I am often asked how I get inspiration, but for me, it's impossible not to. Inspiration for me is everywhere but without a doubt, rooted in architecture. I regard architecture as the most lofty realization of high art, and I am inspired and uplifted by the dramatic rendition of architecture in its most creative form. Apple devices and packaging, to autos, motorcycles, air frames, simple Scandinavian tabletop objects, all help to form and inspire me. I am enthralled by the talent of industrial, graphic and interior designers creations. I also draw vision from the classical of earlier eras. It is not so much the period, but more the context in which it was created and the attitude that helped that form its point of view that stimulates me to try to understand what it is that the artist, sculptor, architect was thinking and how he came to the realization of his vision. I love great simple interiors of dramatic scale and balanced proportions. Finally I am infinitely curious about the talent and work of others and am inspired by the sparks of creative originality.

As a designer, are there design "mistakes" that make you cringe?
I detest poor quality and contrivance. I detest the attempt to conceal poor work through the application of ornamentation. I hate "uninspired" copying. I can live with inspiration from others but not a poor copy of and a bad attempt at duplicating others' work. Inspiration from others' design is the basis for teaching, learning and building a movement, but bad copying is just lazy and bad.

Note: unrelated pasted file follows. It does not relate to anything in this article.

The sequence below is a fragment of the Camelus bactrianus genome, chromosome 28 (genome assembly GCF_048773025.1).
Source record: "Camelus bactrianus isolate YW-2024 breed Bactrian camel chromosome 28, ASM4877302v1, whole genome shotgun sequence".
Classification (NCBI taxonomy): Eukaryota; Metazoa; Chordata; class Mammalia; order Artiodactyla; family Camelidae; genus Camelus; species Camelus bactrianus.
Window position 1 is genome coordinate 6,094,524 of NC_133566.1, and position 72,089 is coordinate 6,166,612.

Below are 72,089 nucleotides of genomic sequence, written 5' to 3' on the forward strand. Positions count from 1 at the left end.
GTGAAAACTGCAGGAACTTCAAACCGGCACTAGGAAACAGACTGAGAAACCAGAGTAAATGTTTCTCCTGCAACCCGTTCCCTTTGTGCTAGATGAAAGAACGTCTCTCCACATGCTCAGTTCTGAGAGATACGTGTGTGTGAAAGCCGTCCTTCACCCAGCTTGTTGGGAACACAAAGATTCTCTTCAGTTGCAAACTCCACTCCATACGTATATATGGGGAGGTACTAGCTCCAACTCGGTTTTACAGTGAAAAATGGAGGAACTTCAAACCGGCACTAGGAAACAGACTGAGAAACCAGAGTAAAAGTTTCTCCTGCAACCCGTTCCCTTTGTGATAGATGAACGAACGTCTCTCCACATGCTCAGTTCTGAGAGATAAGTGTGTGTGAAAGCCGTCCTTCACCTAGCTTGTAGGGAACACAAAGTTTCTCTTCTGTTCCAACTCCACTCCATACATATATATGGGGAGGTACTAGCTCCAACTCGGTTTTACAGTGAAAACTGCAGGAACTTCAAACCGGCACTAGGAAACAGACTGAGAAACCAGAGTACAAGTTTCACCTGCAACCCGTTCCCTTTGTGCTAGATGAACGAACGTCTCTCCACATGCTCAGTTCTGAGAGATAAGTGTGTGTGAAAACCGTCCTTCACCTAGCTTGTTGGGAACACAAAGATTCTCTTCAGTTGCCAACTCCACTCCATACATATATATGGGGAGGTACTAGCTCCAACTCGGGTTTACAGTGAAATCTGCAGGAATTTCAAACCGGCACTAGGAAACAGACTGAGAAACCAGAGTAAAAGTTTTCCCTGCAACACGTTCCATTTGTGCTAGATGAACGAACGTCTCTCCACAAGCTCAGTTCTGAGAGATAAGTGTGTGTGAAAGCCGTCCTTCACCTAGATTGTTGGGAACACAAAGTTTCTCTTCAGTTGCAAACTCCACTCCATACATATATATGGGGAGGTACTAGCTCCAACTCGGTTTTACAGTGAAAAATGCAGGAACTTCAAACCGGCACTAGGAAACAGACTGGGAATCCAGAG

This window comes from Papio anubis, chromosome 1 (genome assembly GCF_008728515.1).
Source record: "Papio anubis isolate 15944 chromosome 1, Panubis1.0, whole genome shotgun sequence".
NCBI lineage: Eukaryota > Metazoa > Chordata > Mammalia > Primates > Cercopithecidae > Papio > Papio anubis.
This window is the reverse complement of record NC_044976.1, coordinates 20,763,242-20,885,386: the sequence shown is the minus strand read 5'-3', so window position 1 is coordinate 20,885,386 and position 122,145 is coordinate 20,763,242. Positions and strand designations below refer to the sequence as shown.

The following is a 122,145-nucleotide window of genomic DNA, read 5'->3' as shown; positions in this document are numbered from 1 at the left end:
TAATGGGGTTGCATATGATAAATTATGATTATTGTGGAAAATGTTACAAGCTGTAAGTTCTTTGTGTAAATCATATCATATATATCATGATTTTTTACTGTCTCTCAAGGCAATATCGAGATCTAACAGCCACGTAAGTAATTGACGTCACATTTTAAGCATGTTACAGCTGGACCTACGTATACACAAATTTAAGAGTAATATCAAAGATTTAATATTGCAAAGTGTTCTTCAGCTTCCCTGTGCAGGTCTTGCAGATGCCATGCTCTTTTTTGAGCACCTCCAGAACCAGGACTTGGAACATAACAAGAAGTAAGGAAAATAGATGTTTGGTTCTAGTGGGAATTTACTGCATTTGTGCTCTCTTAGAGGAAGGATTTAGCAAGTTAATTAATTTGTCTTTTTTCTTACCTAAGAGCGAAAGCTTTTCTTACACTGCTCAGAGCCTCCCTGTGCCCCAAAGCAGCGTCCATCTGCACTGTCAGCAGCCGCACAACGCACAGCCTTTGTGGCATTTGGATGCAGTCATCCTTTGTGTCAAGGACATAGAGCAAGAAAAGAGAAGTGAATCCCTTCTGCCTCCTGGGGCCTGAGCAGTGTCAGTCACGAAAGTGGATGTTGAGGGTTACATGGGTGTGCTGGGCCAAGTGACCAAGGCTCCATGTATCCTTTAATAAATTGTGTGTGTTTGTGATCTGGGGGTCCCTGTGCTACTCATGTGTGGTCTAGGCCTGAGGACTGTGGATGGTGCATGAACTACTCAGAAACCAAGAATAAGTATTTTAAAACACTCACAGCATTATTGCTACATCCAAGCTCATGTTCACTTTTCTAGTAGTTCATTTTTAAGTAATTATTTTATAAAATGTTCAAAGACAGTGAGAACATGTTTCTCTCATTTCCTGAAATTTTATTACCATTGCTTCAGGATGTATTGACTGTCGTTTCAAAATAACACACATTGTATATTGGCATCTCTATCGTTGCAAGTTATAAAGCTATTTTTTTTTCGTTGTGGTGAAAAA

Do you have any role models in design?
My respect and admiration for designers is extensive. It all starts with the architects and designers in the modern era, from 1900 through the 1980s. From Joseph Hoffman of the Wiener Werkstatte, to Charles Rennie Macintosh of the Glasgow Scottish school through the Bauhaus industrial modernists. Mies van der Rohe, LeCorbisier and Marcel Breuer, post modernists like Michael Graves, the sculptural genius of Frank Gehry, have formed the modern Pathos. Not to mention, industrial designer/architects like: Castiglioni, Colombo, Barragan, Wright, Rams, Noguchi, Jacobsen, Foster, Alto, Porsche and Sapper. There are of course numerous others, but I think I, like most designers of my period, was most formed by the Bauhaus influence.